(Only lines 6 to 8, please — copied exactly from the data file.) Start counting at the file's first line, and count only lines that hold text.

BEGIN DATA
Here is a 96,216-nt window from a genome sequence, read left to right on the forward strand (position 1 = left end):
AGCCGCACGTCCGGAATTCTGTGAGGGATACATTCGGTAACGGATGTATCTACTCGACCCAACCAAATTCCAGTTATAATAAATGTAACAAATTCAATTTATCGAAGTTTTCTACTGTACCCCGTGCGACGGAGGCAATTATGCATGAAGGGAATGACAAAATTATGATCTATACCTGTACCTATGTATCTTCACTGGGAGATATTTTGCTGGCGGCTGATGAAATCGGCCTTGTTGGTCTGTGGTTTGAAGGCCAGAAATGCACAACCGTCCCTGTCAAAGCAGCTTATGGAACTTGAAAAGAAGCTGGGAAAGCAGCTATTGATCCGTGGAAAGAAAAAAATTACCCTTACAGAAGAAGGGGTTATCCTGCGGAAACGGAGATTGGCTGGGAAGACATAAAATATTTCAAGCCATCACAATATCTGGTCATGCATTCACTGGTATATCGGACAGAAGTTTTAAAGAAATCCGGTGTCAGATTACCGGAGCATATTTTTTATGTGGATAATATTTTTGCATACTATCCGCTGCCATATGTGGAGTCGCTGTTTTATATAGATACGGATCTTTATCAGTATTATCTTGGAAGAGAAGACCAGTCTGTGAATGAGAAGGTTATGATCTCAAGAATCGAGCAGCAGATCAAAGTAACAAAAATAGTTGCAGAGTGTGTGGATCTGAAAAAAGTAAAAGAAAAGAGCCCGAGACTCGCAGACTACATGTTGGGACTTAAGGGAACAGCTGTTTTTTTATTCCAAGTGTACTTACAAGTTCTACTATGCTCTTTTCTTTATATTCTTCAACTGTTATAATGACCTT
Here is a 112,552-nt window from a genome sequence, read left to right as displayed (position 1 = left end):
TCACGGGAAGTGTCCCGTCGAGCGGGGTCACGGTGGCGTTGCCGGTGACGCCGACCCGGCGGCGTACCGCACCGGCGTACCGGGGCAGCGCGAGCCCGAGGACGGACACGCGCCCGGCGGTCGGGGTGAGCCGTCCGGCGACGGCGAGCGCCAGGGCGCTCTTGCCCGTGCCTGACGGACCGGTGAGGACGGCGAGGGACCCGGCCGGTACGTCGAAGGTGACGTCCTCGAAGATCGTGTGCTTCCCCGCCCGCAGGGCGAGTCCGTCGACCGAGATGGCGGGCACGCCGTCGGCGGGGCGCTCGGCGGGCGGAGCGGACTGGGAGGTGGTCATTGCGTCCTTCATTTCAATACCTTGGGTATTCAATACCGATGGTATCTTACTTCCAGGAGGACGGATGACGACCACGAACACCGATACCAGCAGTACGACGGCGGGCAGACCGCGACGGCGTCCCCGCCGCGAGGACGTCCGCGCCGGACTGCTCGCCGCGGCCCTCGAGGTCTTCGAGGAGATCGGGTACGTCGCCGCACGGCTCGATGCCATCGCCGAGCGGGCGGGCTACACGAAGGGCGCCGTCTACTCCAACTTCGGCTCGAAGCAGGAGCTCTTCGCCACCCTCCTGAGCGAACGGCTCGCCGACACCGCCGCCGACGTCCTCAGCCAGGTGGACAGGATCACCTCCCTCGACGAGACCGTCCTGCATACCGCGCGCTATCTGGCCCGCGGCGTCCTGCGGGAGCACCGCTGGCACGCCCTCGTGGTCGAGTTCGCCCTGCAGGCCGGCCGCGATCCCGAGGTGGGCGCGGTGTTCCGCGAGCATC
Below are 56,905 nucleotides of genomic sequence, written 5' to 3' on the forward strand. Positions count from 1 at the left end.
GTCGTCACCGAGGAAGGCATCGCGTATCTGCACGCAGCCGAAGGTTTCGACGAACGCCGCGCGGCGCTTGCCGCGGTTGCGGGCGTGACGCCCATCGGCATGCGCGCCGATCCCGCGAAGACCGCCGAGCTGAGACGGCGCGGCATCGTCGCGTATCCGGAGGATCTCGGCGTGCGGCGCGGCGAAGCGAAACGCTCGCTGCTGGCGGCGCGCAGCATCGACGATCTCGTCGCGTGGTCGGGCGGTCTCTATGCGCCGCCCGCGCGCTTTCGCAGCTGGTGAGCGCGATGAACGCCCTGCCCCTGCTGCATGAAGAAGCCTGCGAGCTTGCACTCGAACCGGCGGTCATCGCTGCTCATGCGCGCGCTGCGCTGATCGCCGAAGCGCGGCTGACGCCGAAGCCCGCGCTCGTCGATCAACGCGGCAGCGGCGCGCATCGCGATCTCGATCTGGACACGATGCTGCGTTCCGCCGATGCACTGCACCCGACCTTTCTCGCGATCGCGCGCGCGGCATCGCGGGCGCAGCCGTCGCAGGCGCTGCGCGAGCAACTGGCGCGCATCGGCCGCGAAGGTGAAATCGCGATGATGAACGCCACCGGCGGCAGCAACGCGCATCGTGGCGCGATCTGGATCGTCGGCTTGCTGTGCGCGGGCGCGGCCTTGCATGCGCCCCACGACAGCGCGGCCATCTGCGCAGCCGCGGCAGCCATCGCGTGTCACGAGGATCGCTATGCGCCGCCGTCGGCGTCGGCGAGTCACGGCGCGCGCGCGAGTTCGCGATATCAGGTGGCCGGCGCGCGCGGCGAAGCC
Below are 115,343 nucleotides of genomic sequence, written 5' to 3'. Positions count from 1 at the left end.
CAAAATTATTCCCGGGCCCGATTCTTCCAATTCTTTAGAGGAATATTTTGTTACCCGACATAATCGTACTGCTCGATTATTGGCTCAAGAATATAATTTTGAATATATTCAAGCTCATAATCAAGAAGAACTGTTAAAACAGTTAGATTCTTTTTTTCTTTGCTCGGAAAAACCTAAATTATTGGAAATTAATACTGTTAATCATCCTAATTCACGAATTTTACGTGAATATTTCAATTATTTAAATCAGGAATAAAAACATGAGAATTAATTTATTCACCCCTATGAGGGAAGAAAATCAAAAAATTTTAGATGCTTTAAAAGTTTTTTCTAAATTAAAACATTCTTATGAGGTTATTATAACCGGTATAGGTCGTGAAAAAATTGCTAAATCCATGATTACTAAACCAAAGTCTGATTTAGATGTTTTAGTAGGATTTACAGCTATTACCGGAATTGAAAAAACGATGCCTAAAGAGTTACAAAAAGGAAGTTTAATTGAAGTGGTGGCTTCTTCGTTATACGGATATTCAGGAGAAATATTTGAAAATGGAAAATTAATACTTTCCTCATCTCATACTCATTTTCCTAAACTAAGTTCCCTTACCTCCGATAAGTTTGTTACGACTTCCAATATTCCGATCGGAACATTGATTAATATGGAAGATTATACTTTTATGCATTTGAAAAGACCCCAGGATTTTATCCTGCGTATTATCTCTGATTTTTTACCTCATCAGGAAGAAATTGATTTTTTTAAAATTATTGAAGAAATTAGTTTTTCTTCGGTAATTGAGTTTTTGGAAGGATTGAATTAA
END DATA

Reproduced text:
GTCGTCACCGAGGAAGGCATCGCGTATCTGCACGCAGCCGAAGGTTTCGACGAACGCCGCGCGGCGCTTGCCGCGGTTGCGGGCGTGACGCCCATCGGCATGCGCGCCGATCCCGCGAAGACCGCCGAGCTGAGACGGCGCGGCATCGTCGCGTATCCGGAGGATCTCGGCGTGCGGCGCGGCGAAGCGAAACGCTCGCTGCTGGCGGCGCGCAGCATCGACGATCTCGTCGCGTGGTCGGGCGGTCTCTATGCGCCGCCCGCGCGCTTTCGCAGCTGGTGAGCGCGATGAACGCCCTGCCCCTGCTGCATGAAGAAGCCTGCGAGCTTGCACTCGAACCGGCGGTCATCGCTGCTCATGCGCGCGCTGCGCTGATCGCCGAAGCGCGGCTGACGCCGAAGCCCGCGCTCGTCGATCAACGCGGCAGCGGCGCGCATCGCGATCTCGATCTGGACACGATGCTGCGTTCCGCCGATGCACTGCACCCGACCTTTCTCGCGATCGCGCGCGCGGCATCGCGGGCGCAGCCGTCGCAGGCGCTGCGCGAGCAACTGGCGCGCATCGGCCGCGAAGGTGAAATCGCGATGATGAACGCCACCGGCGGCAGCAACGCGCATCGTGGCGCGATCTGGATCGTCGGCTTGCTGTGCGCGGGCGCGGCCTTGCATGCGCCCCACGACAGCGCGGCCATCTGCGCAGCCGCGGCAGCCATCGCGTGTCACGAGGATCGCTATGCGCCGCCGTCGGCGTCGGCGAGTCACGGCGCGCGCGCGAGTTCGCGATATCAGGTGGCCGGCGCGCGCGGCGAAGCC
Below are 115,343 nucleotides of genomic sequence, written 5' to 3'. Positions count from 1 at the left end.
CAAAATTATTCCCGGGCCCGATTCTTCCAATTCTTTAGAGGAATATTTTGTTACCCGACATAATCGTACTGCTCGATTATTGGCTCAAGAATATAATTTTGAATATATTCAAGCTCATAATCAAGAAGAACTGTTAAAACAGTTAGATTCTTTTTTTCTTTGCTCGGAAAAACCTAAATTATTGGAAATTAATACTGTTAATCATCCTAATTCACGAATTTTACGTGAATATTTCAATTATTTAAATCAGGAATAAAAACATGAGAATTAATTTATTCACCCCTATGAGGGAAGAAAATCAAAAAATTTTAGATGCTTTAAAAGTTTTTTCTAAATTAAAACATTCTTATGAGGTTATTATAACCGGTATAGGTCGTGAAAAAATTGCTAAATCCATGATTACTAAACCAAAGTCTGATTTAGATGTTTTAGTAGGATTTACAGCTATTACCGGAATTGAAAAAACGATGCCTAAAGAGTTACAAAAAGGAAGTTTAATTGAAGTGGTGGCTTCTTCGTTATACGGATATTCAGGAGAAATATTTGAAAATGGAAAATTAATACTTTCCTCATCTCATACTCATTTTCCTAAACTAAGTTCCCTTACCTCCGATAAGTTTGTTACGACTTCCAATATTCCGATCGGAACATTGATTAATATGGAAGATTATACTTTTATGCATTTGAAAAGACCCCAGGATTTTATCCTGCGTATTATCTCTGATTTTTTACCTCATCAGGAAGAAATTGATTTTTTTAAAATTATTGAAGAAATTAGTTTTTCTTCGGTAATTGAGTTTTTGGAAGGATTGAATTAA